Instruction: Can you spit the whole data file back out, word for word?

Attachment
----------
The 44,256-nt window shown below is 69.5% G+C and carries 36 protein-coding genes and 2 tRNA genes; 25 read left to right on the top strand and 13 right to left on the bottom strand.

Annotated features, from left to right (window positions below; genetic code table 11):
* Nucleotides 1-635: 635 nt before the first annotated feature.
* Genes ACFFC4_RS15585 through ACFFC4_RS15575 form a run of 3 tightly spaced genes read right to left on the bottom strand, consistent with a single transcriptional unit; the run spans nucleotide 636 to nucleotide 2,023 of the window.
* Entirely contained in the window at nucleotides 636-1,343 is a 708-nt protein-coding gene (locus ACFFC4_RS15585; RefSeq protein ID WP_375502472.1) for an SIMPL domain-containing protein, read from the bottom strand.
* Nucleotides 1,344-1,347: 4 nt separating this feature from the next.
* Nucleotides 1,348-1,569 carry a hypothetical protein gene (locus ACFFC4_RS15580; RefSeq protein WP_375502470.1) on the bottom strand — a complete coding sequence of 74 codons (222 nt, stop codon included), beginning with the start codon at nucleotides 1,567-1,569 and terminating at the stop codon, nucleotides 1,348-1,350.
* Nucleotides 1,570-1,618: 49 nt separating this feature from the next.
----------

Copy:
The 44,256-nt window shown below is 69.5% G+C and carries 36 protein-coding genes and 2 tRNA genes; 25 read left to right on the top strand and 13 right to left on the bottom strand.

Annotated features, from left to right (window positions below; genetic code table 11):
* Nucleotides 1-635: 635 nt before the first annotated feature.
* Genes ACFFC4_RS15585 through ACFFC4_RS15575 form a run of 3 tightly spaced genes read right to left on the bottom strand, consistent with a single transcriptional unit; the run spans nucleotide 636 to nucleotide 2,023 of the window.
* Entirely contained in the window at nucleotides 636-1,343 is a 708-nt protein-coding gene (locus ACFFC4_RS15585; RefSeq protein ID WP_375502472.1) for an SIMPL domain-containing protein, read from the bottom strand.
* Nucleotides 1,344-1,347: 4 nt separating this feature from the next.
* Nucleotides 1,348-1,569 carry a hypothetical protein gene (locus ACFFC4_RS15580; RefSeq protein WP_375502470.1) on the bottom strand — a complete coding sequence of 74 codons (222 nt, stop codon included), beginning with the start codon at nucleotides 1,567-1,569 and terminating at the stop codon, nucleotides 1,348-1,350.
* Nucleotides 1,570-1,618: 49 nt separating this feature from the next.